Researchers Create A Tiny Camera To Be Carried By Beetles
SARAH MCCAMMON, HOST:
Tiny video cameras have given us a whole new view of the world. You can be strapped to a cliff diver plunging into the ocean soar, with a hang glider or barrel down a powdery ski slope, all from the comfort of your couch.
AILSA CHANG, HOST:
But if all of that is a little too high-octane for you, how about a video camera strapped to the back of a beetle?
VIKRAM IYER: They're pretty easy to work with, actually. You can carefully pick them up in a pair of tweezers and then apply a little drop of adhesive to its back and then carefully stick on the camera system.
CHANG: Vikram Iyer of the University of Washington - he says they didn't glue on just any old camera. That would be far too heavy, of course.
MCCAMMON: Instead, his team built a wireless camera weighing just a quarter of a gram that can stream live video to a computer more than a football field's length away. And they took a cue from the eyes of flies, moths and locusts, which have sharp vision only in a small corner of their retina.
IYER: Nature has evolved these insects to have small regions of their eyes that are more sensitive. And instead, they move their heads to get a better view of the world.
CHANG: Iyer's colleague Ali Najafi says it was that adaptation that inspired their design.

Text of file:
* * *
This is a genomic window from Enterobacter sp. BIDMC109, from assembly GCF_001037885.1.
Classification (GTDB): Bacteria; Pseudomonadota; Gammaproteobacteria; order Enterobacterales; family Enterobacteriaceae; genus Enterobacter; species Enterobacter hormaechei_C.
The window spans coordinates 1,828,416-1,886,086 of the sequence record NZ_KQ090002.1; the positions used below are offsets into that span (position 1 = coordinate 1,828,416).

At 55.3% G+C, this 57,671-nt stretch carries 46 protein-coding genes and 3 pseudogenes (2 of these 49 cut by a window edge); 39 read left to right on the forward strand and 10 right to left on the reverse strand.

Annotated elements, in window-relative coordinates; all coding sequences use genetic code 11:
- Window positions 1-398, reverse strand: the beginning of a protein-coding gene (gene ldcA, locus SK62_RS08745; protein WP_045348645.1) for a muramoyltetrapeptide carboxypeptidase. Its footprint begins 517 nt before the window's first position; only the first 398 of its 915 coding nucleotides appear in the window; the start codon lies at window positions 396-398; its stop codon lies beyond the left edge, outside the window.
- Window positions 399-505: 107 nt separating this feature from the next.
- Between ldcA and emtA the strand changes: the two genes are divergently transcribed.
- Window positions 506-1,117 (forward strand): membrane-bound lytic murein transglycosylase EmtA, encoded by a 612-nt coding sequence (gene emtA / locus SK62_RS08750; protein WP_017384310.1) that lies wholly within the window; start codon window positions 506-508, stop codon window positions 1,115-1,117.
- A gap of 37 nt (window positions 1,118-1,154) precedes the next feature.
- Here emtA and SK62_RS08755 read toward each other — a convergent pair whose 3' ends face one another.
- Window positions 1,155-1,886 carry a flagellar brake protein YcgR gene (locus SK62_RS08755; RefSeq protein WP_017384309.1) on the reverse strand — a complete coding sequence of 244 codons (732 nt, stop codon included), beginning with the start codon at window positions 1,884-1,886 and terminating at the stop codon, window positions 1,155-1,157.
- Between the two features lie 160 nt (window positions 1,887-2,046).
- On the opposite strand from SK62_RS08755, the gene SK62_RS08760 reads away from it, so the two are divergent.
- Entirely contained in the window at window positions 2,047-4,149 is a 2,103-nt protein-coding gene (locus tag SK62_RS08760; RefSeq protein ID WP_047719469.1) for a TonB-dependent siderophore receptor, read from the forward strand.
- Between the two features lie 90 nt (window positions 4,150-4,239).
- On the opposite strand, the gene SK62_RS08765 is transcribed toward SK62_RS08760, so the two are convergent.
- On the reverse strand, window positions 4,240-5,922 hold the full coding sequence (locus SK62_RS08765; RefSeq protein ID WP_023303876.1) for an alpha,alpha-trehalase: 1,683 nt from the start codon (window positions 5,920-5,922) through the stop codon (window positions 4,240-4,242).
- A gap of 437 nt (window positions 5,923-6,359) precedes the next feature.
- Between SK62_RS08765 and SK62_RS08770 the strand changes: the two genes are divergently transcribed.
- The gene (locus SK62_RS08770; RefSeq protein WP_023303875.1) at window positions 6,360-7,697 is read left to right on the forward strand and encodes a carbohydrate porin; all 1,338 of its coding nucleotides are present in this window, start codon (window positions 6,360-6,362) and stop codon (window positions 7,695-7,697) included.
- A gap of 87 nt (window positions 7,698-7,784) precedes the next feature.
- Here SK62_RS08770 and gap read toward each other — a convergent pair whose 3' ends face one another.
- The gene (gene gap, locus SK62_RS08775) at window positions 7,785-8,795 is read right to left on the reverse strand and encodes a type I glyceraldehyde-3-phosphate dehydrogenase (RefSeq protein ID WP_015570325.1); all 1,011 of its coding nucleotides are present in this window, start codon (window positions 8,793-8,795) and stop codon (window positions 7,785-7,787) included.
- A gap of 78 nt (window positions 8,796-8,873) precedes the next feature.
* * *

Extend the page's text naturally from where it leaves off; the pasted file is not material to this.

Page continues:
ALI NAJAFI: You figure out how to build something that can pan around with a very small amount of energy.
CHANG: They created a micro robotic arm which allows their tiny camera to scan its surroundings using very little energy, saving precious battery power for the processor and Wi-Fi communication.
MCCAMMON: Next, they brought in their test pilots, the beetles. Iyer says the little backpack cameras didn't seem to faze them.
IYER: They were able to climb over obstacles that were taller than them. There was even one that climbed up a tree.
MCCAMMON: The details are in the journal Science Robotics.
CHANG: Tiny cameras like this could give scientists a bug's-eye view of how insects navigate their world, but they could also bring the gift of vision to tiny robots. Imagine a cockroach made of electronic components.
IYER: Prior to this work, robots of this size didn't have any capability to see the world.
MCCAMMON: Outfitted with camera eyes, a bug-sized robot like that could avoid obstacles as it explores new terrain and snap photos and video along the way. Najafi says these tiny robots could fly through fields, looking at crops, or find broken parts in factories.
NAJAFI: In manufacturing sites, you would want to have a robot that can go around the parts that are hard to reach and take pictures of them. And you can figure out where was the malfunctioning part, basically.
CHANG: But one outstanding research question remains - whether people will feel any less squeamish about roving bands of robotic insects streaming live on video than they do about the real thing.
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